19. #19
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    It's not more trail, it's just a substitute for already existing trail. Thanks though.

  20. #20
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    Whoever designed this section of trail shouldn't be allowed to touch another inch of dirt around here.


    Ouch, fire the bastards!

  21. #21
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    Why all the single speed hate earlier? That section is awful on a single speed, you need big gears to make it reasonable.

    The one big upside to this new trail is that it sucks for hikers, so they might avoid it...or they might complain and get it fixed.

  22. #22
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    Quote Originally Posted by slushhead View Post
    The one big upside to this new trail is that it sucks for hikers, so they might avoid it...or they might complain and get it fixed.
    No, they'll just cut the trail, and then blame some other user group for the damage.

  23. #23
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    Quote Originally Posted by brokefork View Post
    Whoever designed this section of trail shouldn't be allowed to touch another inch of dirt around here.


    Ouch, fire the bastards!
    OK, it was slight hyperbole, but you know what I meant.

  24. #24
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    Donít Sanitize Walker Ranch

    Quote Originally Posted by kokothemonkey View Post
    Look, this section of rehabbed trail was by no means epic, or any insurmountable technical challenge (similar to sugar mag), but this just looks horrible.

    Are these what multi use "sustainable" trails look like now? If so, who actually enjoys riding these types of trails? I just don't see this trail design as fun or entertaining in any way, unless I'm a beginner, or on a rigid singlespeed. At least going uphill this old trail had a few step ups to keep my attention, now it just looks like the same turny flat trail wrapping back on itself just like any other newly designed trail on the front range.

    What I find comical are the sales pitches for these new trails:

    Sustainable: Guess what, nothing is sustainable-everything takes maintenance. Unless you just pave the trails (which looks like they are about trying to do), they all take maintenance. I would like to see a long term comparison of two trails, one that is steep and rutted and get re-routed every 5ish years, versus the flat turning current design. I would bet the impacts are similar.

    User groups: If I'm a hiker or horseback rider, I hate these designs. I am trying to get from point A to B, why do I want to engage in 50 switchback just to get to the bottom of a measly hill? These trails all feel like the security line at DIA, you feel like a rat in a maze. Who are these being built to satisfy? As far as I can tell nobody save for the singlespeeders and complete beginners.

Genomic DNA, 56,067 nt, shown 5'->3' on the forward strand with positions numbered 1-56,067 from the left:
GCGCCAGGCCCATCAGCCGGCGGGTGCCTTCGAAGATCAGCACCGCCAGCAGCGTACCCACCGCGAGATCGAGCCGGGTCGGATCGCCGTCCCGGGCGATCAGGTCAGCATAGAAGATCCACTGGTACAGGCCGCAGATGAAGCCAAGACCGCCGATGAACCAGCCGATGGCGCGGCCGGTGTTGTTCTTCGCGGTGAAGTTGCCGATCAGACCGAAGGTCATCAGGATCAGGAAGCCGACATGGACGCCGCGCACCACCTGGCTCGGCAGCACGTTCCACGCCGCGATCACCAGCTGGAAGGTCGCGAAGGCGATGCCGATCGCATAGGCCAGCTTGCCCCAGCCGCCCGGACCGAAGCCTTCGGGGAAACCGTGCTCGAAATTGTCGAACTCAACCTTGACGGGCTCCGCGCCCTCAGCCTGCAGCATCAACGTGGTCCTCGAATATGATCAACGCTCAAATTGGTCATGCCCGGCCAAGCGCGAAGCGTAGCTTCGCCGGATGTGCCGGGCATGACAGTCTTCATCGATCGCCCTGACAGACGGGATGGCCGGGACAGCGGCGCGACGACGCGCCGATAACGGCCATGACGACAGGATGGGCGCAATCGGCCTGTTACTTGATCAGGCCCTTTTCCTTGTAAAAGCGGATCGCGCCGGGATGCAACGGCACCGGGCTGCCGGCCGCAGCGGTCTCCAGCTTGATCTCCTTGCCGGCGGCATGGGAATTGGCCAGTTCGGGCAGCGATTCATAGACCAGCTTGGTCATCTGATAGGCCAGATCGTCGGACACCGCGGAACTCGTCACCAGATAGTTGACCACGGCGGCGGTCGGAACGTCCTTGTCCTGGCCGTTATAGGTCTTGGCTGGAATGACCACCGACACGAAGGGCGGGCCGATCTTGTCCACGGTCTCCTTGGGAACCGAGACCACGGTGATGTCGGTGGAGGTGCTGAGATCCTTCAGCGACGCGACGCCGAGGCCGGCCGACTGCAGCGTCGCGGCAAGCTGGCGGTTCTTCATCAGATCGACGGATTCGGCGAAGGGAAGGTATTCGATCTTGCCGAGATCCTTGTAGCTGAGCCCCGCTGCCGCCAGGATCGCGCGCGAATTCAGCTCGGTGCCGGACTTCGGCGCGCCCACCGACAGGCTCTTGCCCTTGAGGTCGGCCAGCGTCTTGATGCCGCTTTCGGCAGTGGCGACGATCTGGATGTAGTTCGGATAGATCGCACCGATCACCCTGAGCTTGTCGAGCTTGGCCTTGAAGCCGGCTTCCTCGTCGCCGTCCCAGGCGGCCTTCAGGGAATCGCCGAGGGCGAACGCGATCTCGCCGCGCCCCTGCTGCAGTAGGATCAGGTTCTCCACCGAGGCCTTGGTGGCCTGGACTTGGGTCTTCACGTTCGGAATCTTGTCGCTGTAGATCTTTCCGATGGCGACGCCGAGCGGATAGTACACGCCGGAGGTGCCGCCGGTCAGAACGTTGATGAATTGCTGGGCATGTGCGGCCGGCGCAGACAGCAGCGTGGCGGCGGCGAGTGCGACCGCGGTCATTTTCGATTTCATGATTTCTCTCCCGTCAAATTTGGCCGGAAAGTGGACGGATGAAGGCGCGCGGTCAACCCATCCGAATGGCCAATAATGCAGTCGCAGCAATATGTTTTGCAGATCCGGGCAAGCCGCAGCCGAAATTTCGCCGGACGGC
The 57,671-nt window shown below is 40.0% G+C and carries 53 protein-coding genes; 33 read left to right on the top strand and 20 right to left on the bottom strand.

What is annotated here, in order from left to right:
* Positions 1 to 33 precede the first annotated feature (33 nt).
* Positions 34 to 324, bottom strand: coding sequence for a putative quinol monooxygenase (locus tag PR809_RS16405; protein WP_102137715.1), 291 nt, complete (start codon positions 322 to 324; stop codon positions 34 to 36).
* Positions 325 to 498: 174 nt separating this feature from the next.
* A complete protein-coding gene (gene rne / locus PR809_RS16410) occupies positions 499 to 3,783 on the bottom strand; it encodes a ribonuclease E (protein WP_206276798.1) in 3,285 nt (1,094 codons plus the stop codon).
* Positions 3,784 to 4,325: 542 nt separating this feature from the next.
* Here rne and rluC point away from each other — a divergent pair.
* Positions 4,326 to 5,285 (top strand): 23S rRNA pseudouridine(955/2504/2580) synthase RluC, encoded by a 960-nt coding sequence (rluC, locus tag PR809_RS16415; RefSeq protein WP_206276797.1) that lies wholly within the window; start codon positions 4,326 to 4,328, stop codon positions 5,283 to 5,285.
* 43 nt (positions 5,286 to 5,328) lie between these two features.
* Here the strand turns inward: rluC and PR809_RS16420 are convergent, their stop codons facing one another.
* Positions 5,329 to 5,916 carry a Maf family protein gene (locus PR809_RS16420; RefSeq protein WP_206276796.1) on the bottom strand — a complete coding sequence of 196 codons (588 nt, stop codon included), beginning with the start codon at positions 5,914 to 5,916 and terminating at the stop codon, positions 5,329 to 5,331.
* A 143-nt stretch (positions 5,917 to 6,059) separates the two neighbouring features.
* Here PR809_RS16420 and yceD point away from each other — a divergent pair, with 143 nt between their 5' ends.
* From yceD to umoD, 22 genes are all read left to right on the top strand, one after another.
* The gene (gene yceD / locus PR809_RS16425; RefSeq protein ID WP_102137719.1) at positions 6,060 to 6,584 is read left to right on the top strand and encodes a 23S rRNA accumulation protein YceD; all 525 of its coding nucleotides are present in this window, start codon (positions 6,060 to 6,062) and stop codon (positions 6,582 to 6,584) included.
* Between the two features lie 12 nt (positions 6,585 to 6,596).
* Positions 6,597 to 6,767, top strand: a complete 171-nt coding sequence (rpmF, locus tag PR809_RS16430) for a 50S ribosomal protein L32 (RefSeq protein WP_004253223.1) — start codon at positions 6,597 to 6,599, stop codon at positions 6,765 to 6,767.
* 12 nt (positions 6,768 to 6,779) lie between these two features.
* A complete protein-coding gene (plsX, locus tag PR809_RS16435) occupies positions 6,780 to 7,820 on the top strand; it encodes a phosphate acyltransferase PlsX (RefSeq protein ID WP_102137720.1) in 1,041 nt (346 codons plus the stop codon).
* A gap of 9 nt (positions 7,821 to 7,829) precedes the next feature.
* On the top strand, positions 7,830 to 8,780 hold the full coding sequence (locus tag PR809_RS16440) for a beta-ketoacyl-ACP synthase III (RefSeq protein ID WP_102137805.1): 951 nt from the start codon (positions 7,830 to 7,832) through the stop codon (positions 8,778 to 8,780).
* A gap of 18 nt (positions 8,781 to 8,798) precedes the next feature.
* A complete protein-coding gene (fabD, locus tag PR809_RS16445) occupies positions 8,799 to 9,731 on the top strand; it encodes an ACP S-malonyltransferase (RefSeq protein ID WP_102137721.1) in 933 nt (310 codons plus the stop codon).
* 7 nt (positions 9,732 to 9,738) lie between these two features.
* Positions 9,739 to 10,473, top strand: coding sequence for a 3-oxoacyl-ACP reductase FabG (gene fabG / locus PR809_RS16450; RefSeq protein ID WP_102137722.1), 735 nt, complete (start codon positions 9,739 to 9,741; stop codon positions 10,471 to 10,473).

Environmental impact: Whomever is claiming these trail building designs are reducing environmental impact are completely wrong. Instead of one single ribbon down a slope you now have a 10 foot wide flat turning mess that consumes the entire hillside. If there was ever any critical habitat in the area you have just trampled all over it with these new alignments. The uber flat switchback design is a complete fail from the NEPA perspective.

    For this isolated small segment of trail this is really not a big deal. It's what it represents that is troubling to me. As long as they leave the fun trails alone I'm good with new trails being built that satisfy these requirements. That's not happening though. I'm really really concerned with how the trails are going to look around here in 5 years.

    Well said, I completely agree with this post. If anyone wants to tell BOCO to not ruin the next section of trail on the list, look up the facebook group "Donít Sanitize Walker Ranch". (I'm not behind this group but I like it) There is a link on their page to a BOCO website that is looking for feedback on what to do with Walker Ranch. It seems like no organization, including and especially BMA, wants to see a balanced mix of beginner, intermediate, and expert level trails in Boulder County. 95%+ of new trails around here are beginner "green" trails that quickly become boring. I don't want to see a "blue" trail like Walker sanitized to death. It's been around for how many decades and now it is unsustainable? Yes there are ways to improve it, but if that means the new trailwork would conform to these stupid made up guidelines that are being referenced, I say do not touch the trail.

  25. #25
    Oh, So Interesting!
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    There's definitely pros and cons to this kind of trail, IMO it is appropriate in some places and this might be one of them because it is so heavily used. I do think they went overboard on the switchbacks and I agree with Koko and Puddy for the most part. The definition of sustainable that drives that kind of trail design is not necessarily correct IRL, and shouldn't be the only kind of trail that is allowed to be built. There's a long list of other trail systems that don't fit the Boulder CO model that do just fine, such as Lunch Loops in GJ, Blackjack in BC, and many trails in Curt Gowdy State park just to name a few ones that are closeby.
    .